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4 ways the Internet of Things (IoT) can help business owners

SEP. 07, 2021

In recent years, smart devices—like smart home security systems, wearable fitness trackers and in-home voice assistants—have grown in popularity. According to research from McKinsey & Company, there were 12.5 billion network-connected devices in the world a decade ago. By 2025, that number is projected to reach more than 50 billion.1

Together, smart devices are a part of the Internet of Things (IoT)—a network of devices that are all connected to the internet and equipped with sensors that transmit, collect and share data. IoT devices aren’t simply beneficial for personal use either, and they are already changing the way businesses in industries like manufacturing, construction, retail and hospitality approach their operations. The following are just some of the ways IoT technology can help businesses:

  1. Building efficiencies—IoT devices can help businesses streamline their operations, either by eliminating unnecessary steps from their processes or by simplifying certain tasks. For example, a restaurant could equip its industrial coolers with IoT devices that measure and report the temperatures in the coolers throughout the day. Traditionally, this process is done manually; however, using IoT-enabled sensors, restaurants can set up automatic reports that document the temperature in the coolers in an easy-to-access report. Additionally, these sensors can alert that business if there are issues with the coolers that need to be addressed.
  2. Improving preventive maintenance—Equipment business owners use often requires routine maintenance to keep it performing at its best. Failing to maintain such equipment can result in costly breakdowns and disruptions. Thankfully, IoT technology can help businesses monitor equipment, reminding them when to perform maintenance or alerting them to potential issues.
  3. Preventing and limiting commercial property losses—There are a variety of sensors that can be placed on equipment or industrial systems that alert business owners to certain conditions that can lead to damage. For instance, businesses can use sensors that detect water leaks or alert them to abnormal vibrations in their water systems (a sign that water damage may be occurring). Similarly, there is a whole host of devices that can be used to detect the early warning signs of fire, which can help businesses limit potential damages.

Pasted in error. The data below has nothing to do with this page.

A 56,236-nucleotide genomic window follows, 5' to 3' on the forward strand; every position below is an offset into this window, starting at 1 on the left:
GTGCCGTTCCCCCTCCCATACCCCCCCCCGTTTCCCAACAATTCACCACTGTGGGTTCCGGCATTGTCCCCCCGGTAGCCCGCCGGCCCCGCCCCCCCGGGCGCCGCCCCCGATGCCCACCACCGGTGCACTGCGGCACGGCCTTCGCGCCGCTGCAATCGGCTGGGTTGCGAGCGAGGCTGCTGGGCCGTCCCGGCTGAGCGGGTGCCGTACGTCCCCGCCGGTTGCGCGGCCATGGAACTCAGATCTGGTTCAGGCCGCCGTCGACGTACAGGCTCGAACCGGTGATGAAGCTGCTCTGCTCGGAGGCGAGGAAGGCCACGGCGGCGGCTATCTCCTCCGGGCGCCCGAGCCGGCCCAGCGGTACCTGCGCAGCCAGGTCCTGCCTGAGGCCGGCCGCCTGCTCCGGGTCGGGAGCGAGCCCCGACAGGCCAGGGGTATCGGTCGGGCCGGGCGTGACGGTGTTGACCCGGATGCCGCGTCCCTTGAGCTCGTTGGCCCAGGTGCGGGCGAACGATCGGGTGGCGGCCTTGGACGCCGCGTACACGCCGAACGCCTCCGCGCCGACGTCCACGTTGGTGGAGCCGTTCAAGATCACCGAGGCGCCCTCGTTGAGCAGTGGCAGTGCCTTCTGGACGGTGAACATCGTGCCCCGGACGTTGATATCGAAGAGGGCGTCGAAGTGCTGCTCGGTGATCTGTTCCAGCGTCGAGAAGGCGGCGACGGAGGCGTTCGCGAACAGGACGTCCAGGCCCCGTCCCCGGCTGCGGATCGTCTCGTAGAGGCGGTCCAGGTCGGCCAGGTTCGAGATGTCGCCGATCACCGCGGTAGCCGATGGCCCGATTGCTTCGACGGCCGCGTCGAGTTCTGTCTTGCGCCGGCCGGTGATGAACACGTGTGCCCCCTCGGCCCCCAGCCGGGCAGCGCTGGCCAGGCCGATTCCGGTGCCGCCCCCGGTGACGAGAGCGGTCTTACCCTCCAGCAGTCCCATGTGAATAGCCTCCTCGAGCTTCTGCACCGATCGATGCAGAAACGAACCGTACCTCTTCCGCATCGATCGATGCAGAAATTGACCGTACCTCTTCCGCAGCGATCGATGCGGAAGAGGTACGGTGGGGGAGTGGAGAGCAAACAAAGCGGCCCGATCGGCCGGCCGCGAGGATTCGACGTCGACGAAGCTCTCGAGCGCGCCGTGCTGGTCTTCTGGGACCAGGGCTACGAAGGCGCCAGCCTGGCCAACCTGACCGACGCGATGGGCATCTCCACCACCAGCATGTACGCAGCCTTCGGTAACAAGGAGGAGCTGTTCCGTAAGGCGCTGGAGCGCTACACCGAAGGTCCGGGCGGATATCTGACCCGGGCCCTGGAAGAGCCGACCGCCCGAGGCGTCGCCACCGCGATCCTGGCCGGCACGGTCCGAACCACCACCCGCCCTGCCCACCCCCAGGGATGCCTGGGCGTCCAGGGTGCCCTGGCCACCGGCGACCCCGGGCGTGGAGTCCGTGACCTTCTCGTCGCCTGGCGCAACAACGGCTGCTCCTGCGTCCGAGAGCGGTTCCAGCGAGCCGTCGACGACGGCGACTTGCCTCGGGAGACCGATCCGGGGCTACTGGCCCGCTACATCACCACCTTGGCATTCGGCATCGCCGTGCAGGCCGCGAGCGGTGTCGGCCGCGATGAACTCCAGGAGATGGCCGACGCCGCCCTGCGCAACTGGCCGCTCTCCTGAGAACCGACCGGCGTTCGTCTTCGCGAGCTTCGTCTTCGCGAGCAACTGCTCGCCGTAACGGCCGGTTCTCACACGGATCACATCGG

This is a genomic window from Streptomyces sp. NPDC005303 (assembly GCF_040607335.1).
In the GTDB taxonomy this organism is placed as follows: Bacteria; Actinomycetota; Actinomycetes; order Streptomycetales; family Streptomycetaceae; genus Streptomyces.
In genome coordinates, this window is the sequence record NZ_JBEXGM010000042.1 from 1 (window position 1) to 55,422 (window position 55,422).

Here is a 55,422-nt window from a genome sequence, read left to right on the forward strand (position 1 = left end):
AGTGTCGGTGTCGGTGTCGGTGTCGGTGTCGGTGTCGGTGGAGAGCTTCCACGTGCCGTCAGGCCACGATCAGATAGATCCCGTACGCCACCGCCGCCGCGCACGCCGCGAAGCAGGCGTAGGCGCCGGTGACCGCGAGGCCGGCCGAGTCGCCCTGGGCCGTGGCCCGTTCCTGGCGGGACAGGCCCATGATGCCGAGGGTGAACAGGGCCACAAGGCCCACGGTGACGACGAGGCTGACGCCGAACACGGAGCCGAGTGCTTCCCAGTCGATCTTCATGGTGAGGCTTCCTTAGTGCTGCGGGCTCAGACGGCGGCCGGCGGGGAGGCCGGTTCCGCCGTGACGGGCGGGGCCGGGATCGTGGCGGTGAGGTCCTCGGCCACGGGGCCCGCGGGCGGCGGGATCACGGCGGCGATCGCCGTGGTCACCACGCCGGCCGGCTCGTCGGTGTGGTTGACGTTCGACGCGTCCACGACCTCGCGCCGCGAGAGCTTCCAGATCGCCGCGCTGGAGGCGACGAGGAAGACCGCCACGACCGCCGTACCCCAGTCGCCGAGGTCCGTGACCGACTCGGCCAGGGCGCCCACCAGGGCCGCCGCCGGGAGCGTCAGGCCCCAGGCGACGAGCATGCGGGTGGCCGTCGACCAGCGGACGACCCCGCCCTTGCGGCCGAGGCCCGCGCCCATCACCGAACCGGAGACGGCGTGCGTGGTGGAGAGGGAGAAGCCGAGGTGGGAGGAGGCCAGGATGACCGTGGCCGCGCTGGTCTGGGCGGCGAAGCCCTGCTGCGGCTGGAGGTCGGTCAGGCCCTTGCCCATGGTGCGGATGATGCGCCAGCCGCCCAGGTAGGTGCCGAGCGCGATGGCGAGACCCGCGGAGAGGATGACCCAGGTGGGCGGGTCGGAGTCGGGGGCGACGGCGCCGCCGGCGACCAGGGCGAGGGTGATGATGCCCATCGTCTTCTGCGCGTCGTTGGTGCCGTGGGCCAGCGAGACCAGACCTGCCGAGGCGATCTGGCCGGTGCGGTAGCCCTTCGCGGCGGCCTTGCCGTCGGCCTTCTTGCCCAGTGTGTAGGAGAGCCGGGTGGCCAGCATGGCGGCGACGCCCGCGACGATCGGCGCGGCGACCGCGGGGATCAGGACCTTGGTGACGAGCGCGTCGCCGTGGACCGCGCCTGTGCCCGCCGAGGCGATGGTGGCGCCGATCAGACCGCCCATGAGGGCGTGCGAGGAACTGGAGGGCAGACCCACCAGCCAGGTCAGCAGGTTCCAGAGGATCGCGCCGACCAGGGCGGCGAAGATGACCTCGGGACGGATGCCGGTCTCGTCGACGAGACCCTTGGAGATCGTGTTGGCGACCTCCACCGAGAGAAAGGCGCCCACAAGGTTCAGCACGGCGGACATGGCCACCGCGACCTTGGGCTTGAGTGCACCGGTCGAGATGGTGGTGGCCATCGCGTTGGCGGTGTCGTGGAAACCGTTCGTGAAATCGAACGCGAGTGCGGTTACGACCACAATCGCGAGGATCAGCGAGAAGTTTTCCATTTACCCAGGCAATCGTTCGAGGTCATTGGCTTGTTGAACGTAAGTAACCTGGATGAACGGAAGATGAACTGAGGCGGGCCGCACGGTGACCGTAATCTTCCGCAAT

4. Boost workplace safety with wearables—These devices can be equipped with sensors, GPS systems and heart-rate monitors—all of which can help organizations track specific metrics related to workplace health and safety.
    • In addition to monitoring things like signs of fatigue, wearables can alert workers of poor posture or instances when they are overexerting themselves. Wearables can also be used to alert employees of potentially dangerous situations, such as unsafe levels of noise, explosion hazards or harmful toxins. This promotes prompt safety communication and quick employee response.
    • Continued training is one of the best ways to reduce the threat of injuries, and wearables can streamline this process for organizations. Certain wearables can help workers perform specific tasks more accurately by providing real-time instruction. In addition, motion monitors can give employees instant feedback if they are using an improper or potentially dangerous technique when completing a task.
    • Together, these features make wearables an effective tool for reducing ergonomics issues, like musculoskeletal disorders (MSDs). MSDs are conditions that affect muscles, joints, tendons, ligaments and nerves. They are caused by a bodily reaction (e.g., bending, climbing, crawling, reaching or twisting), overexertion or repetitive motion.2 Direct costs of MSDs can be as high as $20 billion a year, with indirect costs (e.g., lost productivity and absenteeism) costing employers five times more.3
    • Wearables could be invaluable tools for companies looking to identify their greatest workplace safety challenges. These devices aid in the passive observation of employees and collect useful safety data that would otherwise be difficult or expensive for businesses to gather. By analyzing this data, organizations can gain insight into the behaviors of their workers as well as recurring safety concerns (e.g., slips and falls). This allows organizations to pinpoint their most pressing workplace safety hazards and address them with targeted solutions.